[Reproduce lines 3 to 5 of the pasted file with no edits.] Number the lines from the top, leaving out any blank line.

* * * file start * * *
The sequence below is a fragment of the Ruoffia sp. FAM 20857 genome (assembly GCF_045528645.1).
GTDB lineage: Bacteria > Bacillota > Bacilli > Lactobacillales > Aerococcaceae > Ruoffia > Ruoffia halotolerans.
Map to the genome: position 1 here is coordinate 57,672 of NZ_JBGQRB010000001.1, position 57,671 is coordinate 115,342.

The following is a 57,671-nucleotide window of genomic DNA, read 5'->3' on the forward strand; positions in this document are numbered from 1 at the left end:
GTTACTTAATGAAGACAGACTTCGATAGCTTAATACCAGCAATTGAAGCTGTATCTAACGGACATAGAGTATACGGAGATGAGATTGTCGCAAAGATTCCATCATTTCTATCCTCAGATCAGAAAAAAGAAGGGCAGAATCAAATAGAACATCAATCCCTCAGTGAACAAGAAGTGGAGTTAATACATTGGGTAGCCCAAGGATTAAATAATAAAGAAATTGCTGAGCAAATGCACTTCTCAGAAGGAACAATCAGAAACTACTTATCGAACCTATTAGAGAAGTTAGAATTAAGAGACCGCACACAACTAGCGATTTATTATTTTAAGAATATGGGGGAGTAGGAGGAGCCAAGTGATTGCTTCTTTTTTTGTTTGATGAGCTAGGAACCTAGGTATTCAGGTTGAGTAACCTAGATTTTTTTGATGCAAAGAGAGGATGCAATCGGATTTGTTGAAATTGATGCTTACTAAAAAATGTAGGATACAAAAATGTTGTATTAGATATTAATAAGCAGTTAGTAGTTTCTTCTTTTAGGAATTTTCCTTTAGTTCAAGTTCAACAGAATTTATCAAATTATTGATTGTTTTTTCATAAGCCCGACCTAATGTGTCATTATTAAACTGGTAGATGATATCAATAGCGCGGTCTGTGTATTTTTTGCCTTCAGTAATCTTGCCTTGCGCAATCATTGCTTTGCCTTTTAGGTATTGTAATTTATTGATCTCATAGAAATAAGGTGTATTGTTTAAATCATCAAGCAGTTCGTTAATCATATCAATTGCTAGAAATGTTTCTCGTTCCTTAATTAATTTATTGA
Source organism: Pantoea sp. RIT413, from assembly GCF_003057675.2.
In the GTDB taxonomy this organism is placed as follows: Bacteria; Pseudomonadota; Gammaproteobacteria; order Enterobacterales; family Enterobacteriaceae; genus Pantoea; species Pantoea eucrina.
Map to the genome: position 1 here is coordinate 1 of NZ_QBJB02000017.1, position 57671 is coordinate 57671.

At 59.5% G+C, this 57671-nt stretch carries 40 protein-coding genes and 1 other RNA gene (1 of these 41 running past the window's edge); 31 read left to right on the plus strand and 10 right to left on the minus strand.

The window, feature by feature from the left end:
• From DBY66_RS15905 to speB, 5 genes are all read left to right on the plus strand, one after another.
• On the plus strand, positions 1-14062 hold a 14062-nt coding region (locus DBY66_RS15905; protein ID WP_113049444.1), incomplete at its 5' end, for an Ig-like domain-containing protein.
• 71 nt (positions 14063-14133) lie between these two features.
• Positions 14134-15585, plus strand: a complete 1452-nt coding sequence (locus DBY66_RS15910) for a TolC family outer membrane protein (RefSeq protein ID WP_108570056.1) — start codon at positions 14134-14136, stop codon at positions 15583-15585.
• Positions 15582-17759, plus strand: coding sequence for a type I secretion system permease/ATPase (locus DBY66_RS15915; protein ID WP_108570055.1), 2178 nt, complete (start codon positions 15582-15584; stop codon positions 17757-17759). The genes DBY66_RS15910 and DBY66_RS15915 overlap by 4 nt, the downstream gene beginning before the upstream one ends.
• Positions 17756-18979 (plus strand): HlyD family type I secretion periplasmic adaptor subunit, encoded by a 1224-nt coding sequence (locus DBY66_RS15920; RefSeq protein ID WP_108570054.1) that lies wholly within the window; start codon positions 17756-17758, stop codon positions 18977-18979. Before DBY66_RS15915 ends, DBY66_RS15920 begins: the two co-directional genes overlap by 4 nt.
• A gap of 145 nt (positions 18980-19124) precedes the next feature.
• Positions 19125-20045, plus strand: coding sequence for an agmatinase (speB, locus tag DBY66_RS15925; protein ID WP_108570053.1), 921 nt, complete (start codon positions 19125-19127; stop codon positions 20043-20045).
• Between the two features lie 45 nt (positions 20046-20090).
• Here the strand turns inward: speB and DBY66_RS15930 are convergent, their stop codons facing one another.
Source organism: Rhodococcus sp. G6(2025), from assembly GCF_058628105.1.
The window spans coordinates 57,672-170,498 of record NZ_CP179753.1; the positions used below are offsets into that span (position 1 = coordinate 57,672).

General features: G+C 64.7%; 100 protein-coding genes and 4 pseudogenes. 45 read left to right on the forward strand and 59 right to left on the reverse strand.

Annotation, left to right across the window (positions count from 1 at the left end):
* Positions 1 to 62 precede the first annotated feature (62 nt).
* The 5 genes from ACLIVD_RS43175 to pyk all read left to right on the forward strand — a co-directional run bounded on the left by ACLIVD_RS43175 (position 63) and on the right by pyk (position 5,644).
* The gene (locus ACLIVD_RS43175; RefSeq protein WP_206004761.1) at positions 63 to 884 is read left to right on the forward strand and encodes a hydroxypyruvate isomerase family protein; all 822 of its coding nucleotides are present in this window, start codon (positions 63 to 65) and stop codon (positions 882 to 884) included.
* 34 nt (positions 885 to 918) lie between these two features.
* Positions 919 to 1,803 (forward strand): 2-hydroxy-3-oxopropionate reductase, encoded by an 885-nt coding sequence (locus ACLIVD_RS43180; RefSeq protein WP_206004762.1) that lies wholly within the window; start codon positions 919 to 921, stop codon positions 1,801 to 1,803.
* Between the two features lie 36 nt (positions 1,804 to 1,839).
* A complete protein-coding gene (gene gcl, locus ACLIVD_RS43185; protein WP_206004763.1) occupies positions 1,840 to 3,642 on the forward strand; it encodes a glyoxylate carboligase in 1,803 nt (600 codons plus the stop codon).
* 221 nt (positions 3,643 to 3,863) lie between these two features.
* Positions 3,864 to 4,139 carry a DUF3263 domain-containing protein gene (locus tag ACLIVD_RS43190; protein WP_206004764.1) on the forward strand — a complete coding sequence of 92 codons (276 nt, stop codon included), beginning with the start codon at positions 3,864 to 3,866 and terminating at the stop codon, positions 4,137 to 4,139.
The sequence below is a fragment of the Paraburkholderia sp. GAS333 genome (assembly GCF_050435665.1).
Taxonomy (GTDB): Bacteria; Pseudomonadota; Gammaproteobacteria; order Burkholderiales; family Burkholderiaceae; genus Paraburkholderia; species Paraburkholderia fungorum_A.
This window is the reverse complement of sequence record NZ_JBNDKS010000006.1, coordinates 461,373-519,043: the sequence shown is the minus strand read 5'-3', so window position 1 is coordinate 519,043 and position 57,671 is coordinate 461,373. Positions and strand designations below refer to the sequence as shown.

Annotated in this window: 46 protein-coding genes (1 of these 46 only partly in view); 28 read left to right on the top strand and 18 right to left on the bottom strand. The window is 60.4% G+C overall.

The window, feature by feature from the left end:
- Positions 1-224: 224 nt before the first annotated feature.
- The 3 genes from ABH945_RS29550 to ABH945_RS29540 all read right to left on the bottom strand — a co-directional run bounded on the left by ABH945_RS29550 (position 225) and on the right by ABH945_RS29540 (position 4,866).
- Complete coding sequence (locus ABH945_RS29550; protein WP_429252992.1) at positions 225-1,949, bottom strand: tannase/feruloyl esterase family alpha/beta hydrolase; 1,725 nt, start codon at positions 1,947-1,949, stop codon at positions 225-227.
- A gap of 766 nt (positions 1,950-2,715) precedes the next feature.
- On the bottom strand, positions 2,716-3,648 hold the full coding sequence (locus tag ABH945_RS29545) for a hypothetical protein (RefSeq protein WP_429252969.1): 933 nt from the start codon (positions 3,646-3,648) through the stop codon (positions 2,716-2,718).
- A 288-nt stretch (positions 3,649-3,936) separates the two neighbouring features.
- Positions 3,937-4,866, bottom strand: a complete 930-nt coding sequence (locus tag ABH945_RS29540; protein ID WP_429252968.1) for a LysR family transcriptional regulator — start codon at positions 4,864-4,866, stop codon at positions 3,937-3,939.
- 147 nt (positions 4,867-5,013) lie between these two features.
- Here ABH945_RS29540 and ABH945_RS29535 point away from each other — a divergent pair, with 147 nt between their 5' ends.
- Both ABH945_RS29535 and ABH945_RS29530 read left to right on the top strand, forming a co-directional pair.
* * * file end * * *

Map to the genome: position 1 here is coordinate 57,672 of NZ_JBGQRB010000001.1, position 57,671 is coordinate 115,342.

The following is a 57,671-nucleotide window of genomic DNA, read 5'->3' on the forward strand; positions in this document are numbered from 1 at the left end:
GTTACTTAATGAAGACAGACTTCGATAGCTTAATACCAGCAATTGAAGCTGTATCTAACGGACATAGAGTATACGGAGATGAGATTGTCGCAAAGATTCCATCATTTCTATCCTCAGATCAGAAAAAAGAAGGGCAGAATCAAATAGAACATCAATCCCTCAGTGAACAAGAAGTGGAGTTAATACATTGGGTAGCCCAAGGATTAAATAATAAAGAAATTGCTGAGCAAATGCACTTCTCAGAAGGAACAATCAGAAACTACTTATCGAACCTATTAGAGAAGTTAGAATTAAGAGACCGCACACAACTAGCGATTTATTATTTTAAGAATATGGGGGAGTAGGAGGAGCCAAGTGATTGCTTCTTTTTTTGTTTGATGAGCTAGGAACCTAGGTATTCAGGTTGAGTAACCTAGATTTTTTTGATGCAAAGAGAGGATGCAATCGGATTTGTTGAAATTGATGCTTACTAAAAAATGTAGGATACAAAAATGTTGTATTAGATATTAATAAGCAGTTAGTAGTTTCTTCTTTTAGGAATTTTCCTTTAGTTCAAGTTCAACAGAATTTATCAAATTATTGATTGTTTTTTCATAAGCCCGACCTAATGTGTCATTATTAAACTGGTAGATGATATCAATAGCGCGGTCTGTGTATTTTTTGCCTTCAGTAATCTTGCCTTGCGCAATCATTGCTTTGCCTTTTAGGTATTGTAATTTATTGATCTCATAGAAATAAGGTGTATTGTTTAAATCATCAAGCAGTTCGTTAATCATATCAATTGCTAGAAATGTTTCTCGTTCCTTAATTAATTTATTGA